Pompeo says he didn't know fired IG was investigating him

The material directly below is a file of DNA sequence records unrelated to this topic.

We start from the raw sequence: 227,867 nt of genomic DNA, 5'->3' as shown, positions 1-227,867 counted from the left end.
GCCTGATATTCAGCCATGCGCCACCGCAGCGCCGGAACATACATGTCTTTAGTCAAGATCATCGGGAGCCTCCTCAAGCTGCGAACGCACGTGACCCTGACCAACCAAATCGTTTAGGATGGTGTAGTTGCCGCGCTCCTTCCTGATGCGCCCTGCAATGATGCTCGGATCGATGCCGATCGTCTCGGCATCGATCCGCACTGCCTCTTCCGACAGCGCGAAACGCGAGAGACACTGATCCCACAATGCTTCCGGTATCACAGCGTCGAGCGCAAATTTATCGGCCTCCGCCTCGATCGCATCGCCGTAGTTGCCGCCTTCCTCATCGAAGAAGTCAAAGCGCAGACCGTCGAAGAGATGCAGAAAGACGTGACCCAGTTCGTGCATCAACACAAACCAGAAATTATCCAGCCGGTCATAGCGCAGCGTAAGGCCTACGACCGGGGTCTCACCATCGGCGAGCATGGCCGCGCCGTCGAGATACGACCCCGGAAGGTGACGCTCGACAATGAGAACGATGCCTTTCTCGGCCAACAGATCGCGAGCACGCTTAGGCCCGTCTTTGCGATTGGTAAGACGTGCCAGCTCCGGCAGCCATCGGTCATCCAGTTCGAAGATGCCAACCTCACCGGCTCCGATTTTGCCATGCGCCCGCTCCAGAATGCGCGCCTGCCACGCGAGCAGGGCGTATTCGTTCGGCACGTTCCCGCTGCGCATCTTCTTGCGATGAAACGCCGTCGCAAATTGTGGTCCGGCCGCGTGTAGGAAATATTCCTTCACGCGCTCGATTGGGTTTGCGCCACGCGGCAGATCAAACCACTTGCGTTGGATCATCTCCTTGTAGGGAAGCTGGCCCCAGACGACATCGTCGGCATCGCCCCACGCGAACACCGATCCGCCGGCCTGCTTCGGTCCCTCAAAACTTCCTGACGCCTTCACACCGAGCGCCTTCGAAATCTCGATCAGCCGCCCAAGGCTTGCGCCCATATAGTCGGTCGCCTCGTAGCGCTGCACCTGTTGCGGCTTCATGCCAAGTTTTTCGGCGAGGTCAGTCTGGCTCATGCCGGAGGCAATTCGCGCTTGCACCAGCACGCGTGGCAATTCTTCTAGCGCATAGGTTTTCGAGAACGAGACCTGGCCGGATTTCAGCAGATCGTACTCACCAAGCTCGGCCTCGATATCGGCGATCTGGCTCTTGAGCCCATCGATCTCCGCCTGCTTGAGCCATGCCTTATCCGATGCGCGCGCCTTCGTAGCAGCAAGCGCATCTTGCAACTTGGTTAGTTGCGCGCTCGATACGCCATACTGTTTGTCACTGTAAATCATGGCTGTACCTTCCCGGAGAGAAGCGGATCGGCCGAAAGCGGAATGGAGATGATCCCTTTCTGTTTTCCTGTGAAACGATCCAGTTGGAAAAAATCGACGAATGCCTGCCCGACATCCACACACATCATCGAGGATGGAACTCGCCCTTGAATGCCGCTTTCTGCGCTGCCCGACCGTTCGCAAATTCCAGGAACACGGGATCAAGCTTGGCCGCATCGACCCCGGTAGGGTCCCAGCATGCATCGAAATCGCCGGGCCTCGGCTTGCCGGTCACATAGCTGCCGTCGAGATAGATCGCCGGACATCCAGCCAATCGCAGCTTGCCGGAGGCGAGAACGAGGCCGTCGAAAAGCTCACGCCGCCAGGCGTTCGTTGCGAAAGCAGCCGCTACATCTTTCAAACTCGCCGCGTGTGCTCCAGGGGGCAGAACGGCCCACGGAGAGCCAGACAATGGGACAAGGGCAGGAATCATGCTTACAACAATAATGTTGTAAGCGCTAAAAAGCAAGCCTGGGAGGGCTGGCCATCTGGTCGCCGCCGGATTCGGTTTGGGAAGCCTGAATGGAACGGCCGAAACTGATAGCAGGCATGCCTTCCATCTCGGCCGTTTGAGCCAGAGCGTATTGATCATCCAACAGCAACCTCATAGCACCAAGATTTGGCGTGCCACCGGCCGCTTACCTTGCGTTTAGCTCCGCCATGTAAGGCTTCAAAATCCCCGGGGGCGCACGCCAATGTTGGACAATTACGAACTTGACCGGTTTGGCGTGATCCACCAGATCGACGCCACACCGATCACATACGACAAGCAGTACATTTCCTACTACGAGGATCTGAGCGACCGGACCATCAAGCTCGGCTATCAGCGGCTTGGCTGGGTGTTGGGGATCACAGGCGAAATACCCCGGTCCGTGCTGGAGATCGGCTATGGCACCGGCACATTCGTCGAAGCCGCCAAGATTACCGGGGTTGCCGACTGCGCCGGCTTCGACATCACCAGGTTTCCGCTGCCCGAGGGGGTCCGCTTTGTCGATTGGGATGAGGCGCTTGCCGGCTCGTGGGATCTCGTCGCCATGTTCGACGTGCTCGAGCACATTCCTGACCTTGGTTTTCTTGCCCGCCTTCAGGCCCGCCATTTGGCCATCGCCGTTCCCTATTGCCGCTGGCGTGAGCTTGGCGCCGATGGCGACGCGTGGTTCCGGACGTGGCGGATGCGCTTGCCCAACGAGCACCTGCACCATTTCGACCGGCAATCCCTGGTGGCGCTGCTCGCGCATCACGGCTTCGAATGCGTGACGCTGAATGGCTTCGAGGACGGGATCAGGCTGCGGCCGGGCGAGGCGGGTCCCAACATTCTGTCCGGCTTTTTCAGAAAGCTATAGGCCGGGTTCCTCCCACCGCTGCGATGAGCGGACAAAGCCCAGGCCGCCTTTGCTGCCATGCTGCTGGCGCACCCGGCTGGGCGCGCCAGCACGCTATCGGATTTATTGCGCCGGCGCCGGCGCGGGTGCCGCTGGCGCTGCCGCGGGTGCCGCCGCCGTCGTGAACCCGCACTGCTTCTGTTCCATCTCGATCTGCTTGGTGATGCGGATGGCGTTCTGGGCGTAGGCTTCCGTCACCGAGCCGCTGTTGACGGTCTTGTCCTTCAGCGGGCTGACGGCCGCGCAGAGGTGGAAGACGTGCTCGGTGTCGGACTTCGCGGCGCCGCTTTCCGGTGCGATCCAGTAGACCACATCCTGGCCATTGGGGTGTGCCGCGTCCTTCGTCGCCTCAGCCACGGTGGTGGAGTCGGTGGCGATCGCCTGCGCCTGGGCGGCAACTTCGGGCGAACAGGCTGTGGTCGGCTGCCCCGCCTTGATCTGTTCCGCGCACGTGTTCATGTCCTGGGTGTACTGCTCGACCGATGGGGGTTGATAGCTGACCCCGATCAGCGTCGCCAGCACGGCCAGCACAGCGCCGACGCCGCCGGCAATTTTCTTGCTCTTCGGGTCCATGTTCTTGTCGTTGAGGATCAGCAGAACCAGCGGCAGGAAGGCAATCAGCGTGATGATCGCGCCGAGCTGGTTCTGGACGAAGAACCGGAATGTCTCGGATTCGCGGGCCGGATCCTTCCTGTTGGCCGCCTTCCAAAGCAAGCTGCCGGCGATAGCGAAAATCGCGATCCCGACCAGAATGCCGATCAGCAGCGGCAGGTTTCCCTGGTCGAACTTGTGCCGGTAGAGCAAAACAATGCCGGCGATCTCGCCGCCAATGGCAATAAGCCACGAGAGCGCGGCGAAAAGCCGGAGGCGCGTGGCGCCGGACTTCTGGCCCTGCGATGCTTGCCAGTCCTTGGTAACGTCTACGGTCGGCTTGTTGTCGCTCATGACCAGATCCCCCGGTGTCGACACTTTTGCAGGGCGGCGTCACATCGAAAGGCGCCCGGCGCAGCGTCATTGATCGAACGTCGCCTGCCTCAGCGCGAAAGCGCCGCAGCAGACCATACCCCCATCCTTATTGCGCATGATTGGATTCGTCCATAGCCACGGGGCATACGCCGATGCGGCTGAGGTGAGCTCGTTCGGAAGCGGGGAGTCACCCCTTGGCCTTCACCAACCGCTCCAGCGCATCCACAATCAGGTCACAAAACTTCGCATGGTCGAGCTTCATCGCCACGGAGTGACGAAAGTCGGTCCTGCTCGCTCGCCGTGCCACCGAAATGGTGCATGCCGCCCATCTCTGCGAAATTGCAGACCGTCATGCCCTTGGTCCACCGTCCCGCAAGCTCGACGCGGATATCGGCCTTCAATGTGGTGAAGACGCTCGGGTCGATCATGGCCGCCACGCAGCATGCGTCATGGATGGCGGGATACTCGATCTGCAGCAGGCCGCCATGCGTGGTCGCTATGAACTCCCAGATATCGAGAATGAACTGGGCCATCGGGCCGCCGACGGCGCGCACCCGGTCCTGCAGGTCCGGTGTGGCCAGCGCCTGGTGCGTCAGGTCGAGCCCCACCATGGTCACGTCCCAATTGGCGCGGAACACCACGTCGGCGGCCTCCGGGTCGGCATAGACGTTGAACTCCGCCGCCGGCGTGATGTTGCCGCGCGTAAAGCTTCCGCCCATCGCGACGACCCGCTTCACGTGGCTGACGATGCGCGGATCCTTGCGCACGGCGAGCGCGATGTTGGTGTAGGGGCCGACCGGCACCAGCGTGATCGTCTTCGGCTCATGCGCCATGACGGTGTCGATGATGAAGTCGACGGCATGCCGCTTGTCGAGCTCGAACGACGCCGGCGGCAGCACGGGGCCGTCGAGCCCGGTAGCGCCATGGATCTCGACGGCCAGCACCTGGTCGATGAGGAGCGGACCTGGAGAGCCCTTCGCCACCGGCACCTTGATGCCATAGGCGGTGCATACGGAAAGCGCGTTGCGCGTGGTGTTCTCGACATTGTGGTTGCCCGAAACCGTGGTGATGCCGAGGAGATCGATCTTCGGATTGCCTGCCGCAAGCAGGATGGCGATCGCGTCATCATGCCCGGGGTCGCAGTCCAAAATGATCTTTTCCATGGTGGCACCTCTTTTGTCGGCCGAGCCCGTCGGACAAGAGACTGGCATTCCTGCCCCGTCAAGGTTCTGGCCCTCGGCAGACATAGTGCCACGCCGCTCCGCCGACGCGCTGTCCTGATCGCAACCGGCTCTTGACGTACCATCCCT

"Once again today. Mike pompeo refused to say why he requested the firing of State Department inspector. General Steve Levick. Who was conducting multiple investigations involving secretary of state? Mike Pompeo that includes Mike pompeo's use of a federal employees at least one federal employees for personal errands and Mike Pompeo's approval of an arm sale to Saudi Arabia. But today Mike Pompeo claimed he has no idea what investigations the inspector general has been working on. Mike pompeo knew about at least one of those investigations because Mike Pompeo refused to be interviewed for one of them and instead submitted written answers about the arms sales to Saudi Arabia. Nbc News reports that Mike Pompeo held two dozen elite dinners at the expense of taxpayers attended by influential Republican Party. Figures and leaders. Who would be likely contributors to a POMPEO presidential campaign in twenty twenty. Four Jars Cussin' now is Ben Rhodes former deputy national security advisor to President Obama. He is an MSNBC political analyst of been the A we have a secretary of state recommending requesting the firing of the Inspector General in his department who is investigating the Secretary of state and you have a present the United States who is trying to affect that firing claiming he has no idea what it's about. Yeah I mean it's truly extraordinary. Lawrence in the common thread is speaker. Pelosi alluded to is. They don't like anybody looking into what they're doing. They don't like Congress investigating napping oversight. They certainly don't like independent Specter's general looking what they're doing. There's an irony in this lawrence as well. Mike Pompeo was one of the leaders in the Republican Party in Congress who spent Literally Years Investigating Hillary Clinton's use of a private email server when she was secretary of State. Now we know of multiple potential wrongdoing Mike Pompeo the use of State Department resources for his personal political interests as well as perhaps flouting the laws and protocols without arm sales go forward and moving forward with significant transfers of weapons to Saudi Arabia. So there's a lot that the American people deserve to know and trump in Pompeii or doing whatever they can to prevent them from knowing how their tax dollars are being spent There are reports indicating that there were senior department officials who were advising the secretary of state not to use an emergency waiver for those arms sales to Saudi Arabia and go through the normal process of consultation with Congress That seems to be a certainly in in in in policy terms and in effect the most serious of these investigations that were aware of its very serious lawrence and you already situation where Congress has voted multiple times to prevent the United States from continuing to support a warn Yemen lead by Saudi Arabia that has killed tens of thousands of people in that has failed to achieve any of its objectives and that is in support of a Saudi crown prince who brutally murdered a Washington Post journalists. This emergency declaration doesn't make any sense Lawrence. It doesn't hold up because the situation in Yemen has basically been the same for several years. Nothing is different this year than was the case last during the year before. And what it seems to me is the way these arms sales move forward is the State Department has to license him and then they have to notify them to Congress and Mike Pompeo just decided he didn't want to go through the normal protocols which are in. Us Lockyer up so this is a separation of powers issue a constitutional issue and it also raises questions once again learns as to why this administration is always eager to do the bidding of Saudi Arabia despite all the very real concerns that we should have about the conduct of both the warned Yemen and the nature of Mohammed bin Salman. And but I want to get your reaction to the reports we have about these dinners paid for by the taxpayer which clearly have a political intent in them. An clear possible future campaign intent in them. Well there's